Borrowed Growth is Unsustainable
Personal and business failure can be attributed to one single four-letter word. If products don't sell, or strikes hit production, or fraudulent activity harms the balance sheet, there will be one overriding issue that leads to the collapse of a business. Similarly, if an individual loses his job, or sees his mortgage payments or rent rise, or suffers uninsured losses then he may face bankruptcy because of a single issue.
That single issue, for both businesses and individuals, is debt.
Now debt, per se, is not necessarily a bad thing. The wise use of debt enables companies to grow and take on new employees. Debt can help an economy to expand. Individuals increase their status and quality of life by taking on debt. Without a mortgage, there would be few that could afford to buy their own home and build wealth - or not, for those millions caught in the negative equity trap.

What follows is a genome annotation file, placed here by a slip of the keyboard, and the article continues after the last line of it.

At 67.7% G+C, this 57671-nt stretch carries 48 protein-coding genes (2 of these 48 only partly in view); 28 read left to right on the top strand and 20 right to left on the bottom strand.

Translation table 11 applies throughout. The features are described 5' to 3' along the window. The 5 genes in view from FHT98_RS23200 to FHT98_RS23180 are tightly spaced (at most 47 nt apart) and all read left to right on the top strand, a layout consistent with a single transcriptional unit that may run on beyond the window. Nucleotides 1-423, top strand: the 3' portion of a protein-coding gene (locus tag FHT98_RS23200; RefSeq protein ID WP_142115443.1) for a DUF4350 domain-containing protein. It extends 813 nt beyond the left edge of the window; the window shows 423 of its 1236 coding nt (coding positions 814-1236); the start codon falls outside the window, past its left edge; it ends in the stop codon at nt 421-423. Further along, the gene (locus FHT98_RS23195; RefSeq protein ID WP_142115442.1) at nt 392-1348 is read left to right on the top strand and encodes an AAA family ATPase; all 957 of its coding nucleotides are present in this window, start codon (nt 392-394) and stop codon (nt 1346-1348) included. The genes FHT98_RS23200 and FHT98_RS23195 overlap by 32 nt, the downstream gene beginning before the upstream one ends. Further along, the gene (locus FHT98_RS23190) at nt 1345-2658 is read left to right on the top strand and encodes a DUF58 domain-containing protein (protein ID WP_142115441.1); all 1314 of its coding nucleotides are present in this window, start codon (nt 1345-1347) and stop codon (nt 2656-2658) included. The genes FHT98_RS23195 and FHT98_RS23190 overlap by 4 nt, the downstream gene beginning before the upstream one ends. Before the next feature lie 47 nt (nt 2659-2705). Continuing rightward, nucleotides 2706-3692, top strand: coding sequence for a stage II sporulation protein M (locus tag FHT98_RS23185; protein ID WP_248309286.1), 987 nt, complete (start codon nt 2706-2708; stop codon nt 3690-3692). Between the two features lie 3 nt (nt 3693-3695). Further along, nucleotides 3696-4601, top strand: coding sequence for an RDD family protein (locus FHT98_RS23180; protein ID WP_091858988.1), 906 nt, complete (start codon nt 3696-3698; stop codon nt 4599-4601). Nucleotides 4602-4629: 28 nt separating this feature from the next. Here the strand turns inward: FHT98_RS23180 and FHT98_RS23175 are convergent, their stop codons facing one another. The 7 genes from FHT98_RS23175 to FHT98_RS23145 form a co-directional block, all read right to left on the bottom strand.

However, poor judgement in taking on debt, or the inability to service debt, will lead to financial hardship, and possibly the bankruptcy of businesses. This in turn will lead to loss of jobs, individual bankruptcies, non-payment of mortgages and other debts, and a downward spiral leading to economic recession, or even depression. When such a scenario threatens, governments step in, increase their borrowing and pump money into the economy. This is exactly what the US Government has been doing since 2009, issuing treasuries and initiating quantitative easing, and seeing interest rates fall through the floor.
Some would have it that the economy has been well managed and the Obama administration has steered a difficult course remarkably well.